Meanwhile, at its council meeting in Jakarta last month, the IAAF issued what it termed a "declaration," threatening Reynolds with further punishment—his suspension officially ended Jan. 1—if he didn't issue a formal apology for calling the federation's arbitration process "a fraud and a sham." Never mind that those were not Reynolds's words but Judge Kinneary's; Reynolds has until Feb. 23 to apologize for them. This he adamantly refuses to do. "Read my lips," he says. "No!"
Reynolds's crusade has become a man-to-man battle of wills with the 69-year-old Nebiolo. Gravel-voiced and imperious—he apparently takes his first name, Primo, quite seriously—Nebiolo has ruled track and field with an iron fist since he was elected IAAF president in 1981. "The Olympics don't go on without me," he once boasted.
Nebiolo has dug in his heels every bit as firmly as Reynolds has, and how the tug-of-war will end is anyone's guess. Some speculate that if the IAAF doesn't relent, the Reynolds feud will be Nebiolo's Waterloo. It may happen, too, that the federation president will soon be bloodied by another revolt. Last April, Nebiolo sold the European TV rights to IAAF events over the next four years to the European Broadcasting Union for $91 million. The International Association of Athletes Representatives, a group of some three dozen agents, is demanding that a portion of that revenue be shared with the athletes in the form of prize money at the outdoor world championships in Stuttgart this August. The IAAF's refusal to even consider the plan has agents and athletes discussing a boycott. "We need to band together like the tennis players and golfers," says Young.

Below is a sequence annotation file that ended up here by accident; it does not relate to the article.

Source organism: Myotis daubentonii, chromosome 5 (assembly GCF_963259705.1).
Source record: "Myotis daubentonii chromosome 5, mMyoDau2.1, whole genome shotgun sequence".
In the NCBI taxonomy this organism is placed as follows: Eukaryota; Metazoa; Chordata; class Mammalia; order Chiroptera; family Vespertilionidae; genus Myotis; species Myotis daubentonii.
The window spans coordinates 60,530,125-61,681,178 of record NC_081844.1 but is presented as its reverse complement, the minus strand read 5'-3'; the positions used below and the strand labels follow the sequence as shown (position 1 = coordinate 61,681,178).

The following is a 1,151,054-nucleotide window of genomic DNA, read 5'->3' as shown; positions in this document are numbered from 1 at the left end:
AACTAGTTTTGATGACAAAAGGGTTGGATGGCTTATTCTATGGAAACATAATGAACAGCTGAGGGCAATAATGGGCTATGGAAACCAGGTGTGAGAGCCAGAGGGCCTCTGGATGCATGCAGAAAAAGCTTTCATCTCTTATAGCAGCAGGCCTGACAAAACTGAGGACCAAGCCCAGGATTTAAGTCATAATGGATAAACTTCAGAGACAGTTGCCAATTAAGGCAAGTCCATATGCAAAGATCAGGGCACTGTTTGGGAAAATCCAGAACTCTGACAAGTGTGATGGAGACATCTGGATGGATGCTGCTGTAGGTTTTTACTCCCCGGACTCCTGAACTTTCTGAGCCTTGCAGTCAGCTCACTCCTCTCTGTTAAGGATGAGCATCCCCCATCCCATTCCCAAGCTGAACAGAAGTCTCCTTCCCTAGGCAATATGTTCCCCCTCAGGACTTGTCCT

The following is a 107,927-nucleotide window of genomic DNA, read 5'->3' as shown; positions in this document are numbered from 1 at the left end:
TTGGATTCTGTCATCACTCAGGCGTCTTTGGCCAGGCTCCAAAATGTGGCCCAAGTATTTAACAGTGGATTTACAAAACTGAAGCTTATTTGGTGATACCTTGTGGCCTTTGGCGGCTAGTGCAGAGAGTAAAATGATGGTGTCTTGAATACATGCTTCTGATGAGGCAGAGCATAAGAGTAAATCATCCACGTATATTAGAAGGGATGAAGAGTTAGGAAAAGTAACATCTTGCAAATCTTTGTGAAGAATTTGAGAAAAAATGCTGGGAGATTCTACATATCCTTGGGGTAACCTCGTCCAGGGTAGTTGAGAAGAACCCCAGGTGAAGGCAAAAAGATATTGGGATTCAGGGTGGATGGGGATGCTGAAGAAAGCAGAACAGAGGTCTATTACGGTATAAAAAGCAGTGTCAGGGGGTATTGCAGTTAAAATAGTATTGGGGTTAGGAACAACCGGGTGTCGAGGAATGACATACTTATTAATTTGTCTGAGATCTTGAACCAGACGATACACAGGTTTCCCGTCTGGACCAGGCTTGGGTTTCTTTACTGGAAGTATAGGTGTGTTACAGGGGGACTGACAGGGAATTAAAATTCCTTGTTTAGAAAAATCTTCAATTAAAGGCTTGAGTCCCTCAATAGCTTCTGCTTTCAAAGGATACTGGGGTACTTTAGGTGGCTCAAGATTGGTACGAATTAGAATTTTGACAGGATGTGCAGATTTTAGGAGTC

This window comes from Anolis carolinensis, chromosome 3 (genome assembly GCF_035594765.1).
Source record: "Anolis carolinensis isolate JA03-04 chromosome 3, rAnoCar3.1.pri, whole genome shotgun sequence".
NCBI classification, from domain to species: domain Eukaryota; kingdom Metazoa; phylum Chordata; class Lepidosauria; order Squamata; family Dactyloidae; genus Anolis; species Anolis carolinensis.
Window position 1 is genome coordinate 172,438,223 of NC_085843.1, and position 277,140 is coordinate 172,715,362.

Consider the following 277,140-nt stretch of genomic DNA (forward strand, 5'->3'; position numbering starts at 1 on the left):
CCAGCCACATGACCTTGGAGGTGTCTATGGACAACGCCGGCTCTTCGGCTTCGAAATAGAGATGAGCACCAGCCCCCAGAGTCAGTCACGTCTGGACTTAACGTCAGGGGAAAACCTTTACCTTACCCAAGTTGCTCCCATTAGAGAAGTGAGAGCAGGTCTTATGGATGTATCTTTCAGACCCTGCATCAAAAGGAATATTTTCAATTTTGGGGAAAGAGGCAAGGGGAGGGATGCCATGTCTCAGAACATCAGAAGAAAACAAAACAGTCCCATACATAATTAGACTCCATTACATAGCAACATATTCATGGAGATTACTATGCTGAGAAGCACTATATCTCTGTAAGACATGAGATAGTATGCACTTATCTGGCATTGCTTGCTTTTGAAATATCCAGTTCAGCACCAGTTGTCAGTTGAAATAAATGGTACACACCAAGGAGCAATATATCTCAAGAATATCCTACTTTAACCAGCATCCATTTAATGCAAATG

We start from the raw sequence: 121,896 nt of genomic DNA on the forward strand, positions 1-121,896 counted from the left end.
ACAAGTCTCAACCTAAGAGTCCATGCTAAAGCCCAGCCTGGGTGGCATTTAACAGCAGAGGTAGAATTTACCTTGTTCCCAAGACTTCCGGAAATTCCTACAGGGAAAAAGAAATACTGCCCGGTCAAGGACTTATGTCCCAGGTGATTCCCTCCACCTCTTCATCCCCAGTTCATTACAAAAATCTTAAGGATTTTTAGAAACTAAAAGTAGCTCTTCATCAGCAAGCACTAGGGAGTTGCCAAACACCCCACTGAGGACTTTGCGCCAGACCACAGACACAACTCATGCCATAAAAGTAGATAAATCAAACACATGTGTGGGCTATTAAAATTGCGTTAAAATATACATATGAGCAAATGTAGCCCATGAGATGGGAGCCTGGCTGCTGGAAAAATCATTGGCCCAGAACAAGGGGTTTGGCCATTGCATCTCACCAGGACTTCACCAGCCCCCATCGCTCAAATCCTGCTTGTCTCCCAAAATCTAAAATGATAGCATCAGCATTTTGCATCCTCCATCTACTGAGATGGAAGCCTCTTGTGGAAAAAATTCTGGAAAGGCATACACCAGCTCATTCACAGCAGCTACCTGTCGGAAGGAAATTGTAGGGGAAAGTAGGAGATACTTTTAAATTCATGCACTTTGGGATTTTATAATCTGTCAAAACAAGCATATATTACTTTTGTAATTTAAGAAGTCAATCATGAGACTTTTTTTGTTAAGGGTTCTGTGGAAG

Whether or not his colleagues join him in battling the federation's hierarchy, Reynolds will fight on. "Butch is not the same guy I knew before all this happened," says training partner Andrew Valmon. "It's made him a wiser man." Reynolds has come to place his struggle in a broader historical context. He has covered the walls of his apartment in Atascadero, Calif., with posters of Malcolm X, Nelson Mandela and Martin Luther King Jr.—men whose crusades for justice were dangerous and often lonely. He sees himself as an heir to both Curt Flood and Muhammad Ali. "Those are my heroes," he says. "Because of what he said about the Vietnam War, Ali's best years were taken from him."
It remains to be seen whether Reynolds has suffered that fate. Although 4½ years have passed since he ran his 43.29, Reynolds is far from over-the-hill at 28. "I feel like I'm 23 again," he says, "ready to kick butt." Pressed to be more specific about his goals, he mentions clocking 42-something for the 400 and winning that event at the world championships. Just thinking about winning at the worlds brings a gleam to his eyes: Nebiolo traditionally presents the medals for the premier events.
Of course, Reynolds would love to get his hands on that $27 million, too. But, he says, "all that is negotiable. What we have to have, though, is rights. [The IAAF] makes rules, and we have no idea what they're doing. Hopefully, I can articulate that, so the athletes from around the world will come together and stick together."